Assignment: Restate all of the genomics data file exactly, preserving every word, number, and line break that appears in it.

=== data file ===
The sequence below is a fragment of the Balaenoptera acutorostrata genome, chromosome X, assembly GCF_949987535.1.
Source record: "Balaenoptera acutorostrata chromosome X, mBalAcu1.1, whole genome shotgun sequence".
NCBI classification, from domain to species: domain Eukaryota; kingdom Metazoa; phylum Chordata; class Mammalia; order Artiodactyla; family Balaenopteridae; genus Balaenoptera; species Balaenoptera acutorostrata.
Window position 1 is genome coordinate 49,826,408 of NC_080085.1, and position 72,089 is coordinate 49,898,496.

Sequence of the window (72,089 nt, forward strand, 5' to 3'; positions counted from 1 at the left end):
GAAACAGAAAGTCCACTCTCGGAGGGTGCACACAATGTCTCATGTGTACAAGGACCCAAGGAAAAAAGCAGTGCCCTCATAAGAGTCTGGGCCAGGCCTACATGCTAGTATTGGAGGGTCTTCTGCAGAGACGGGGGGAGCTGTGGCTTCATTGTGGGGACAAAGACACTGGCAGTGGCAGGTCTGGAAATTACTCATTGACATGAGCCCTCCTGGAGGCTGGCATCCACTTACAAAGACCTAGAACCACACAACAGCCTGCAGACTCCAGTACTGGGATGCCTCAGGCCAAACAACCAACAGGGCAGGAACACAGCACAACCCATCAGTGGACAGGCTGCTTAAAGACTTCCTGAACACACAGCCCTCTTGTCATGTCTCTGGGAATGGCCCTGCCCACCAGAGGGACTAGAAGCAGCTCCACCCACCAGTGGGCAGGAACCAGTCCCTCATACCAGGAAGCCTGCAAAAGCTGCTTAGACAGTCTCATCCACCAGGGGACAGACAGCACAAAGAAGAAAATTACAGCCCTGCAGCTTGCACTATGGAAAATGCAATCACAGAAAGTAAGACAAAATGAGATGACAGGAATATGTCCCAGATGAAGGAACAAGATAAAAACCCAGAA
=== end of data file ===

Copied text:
The sequence below is a fragment of the Balaenoptera acutorostrata genome, chromosome X, assembly GCF_949987535.1.
Source record: "Balaenoptera acutorostrata chromosome X, mBalAcu1.1, whole genome shotgun sequence".
NCBI classification, from domain to species: domain Eukaryota; kingdom Metazoa; phylum Chordata; class Mammalia; order Artiodactyla; family Balaenopteridae; genus Balaenoptera; species Balaenoptera acutorostrata.
Window position 1 is genome coordinate 49,826,408 of NC_080085.1, and position 72,089 is coordinate 49,898,496.

Sequence of the window (72,089 nt, forward strand, 5' to 3'; positions counted from 1 at the left end):
GAAACAGAAAGTCCACTCTCGGAGGGTGCACACAATGTCTCATGTGTACAAGGACCCAAGGAAAAAAGCAGTGCCCTCATAAGAGTCTGGGCCAGGCCTACATGCTAGTATTGGAGGGTCTTCTGCAGAGACGGGGGGAGCTGTGGCTTCATTGTGGGGACAAAGACACTGGCAGTGGCAGGTCTGGAAATTACTCATTGACATGAGCCCTCCTGGAGGCTGGCATCCACTTACAAAGACCTAGAACCACACAACAGCCTGCAGACTCCAGTACTGGGATGCCTCAGGCCAAACAACCAACAGGGCAGGAACACAGCACAACCCATCAGTGGACAGGCTGCTTAAAGACTTCCTGAACACACAGCCCTCTTGTCATGTCTCTGGGAATGGCCCTGCCCACCAGAGGGACTAGAAGCAGCTCCACCCACCAGTGGGCAGGAACCAGTCCCTCATACCAGGAAGCCTGCAAAAGCTGCTTAGACAGTCTCATCCACCAGGGGACAGACAGCACAAAGAAGAAAATTACAGCCCTGCAGCTTGCACTATGGAAAATGCAATCACAGAAAGTAAGACAAAATGAGATGACAGGAATATGTCCCAGATGAAGGAACAAGATAAAAACCCAGAA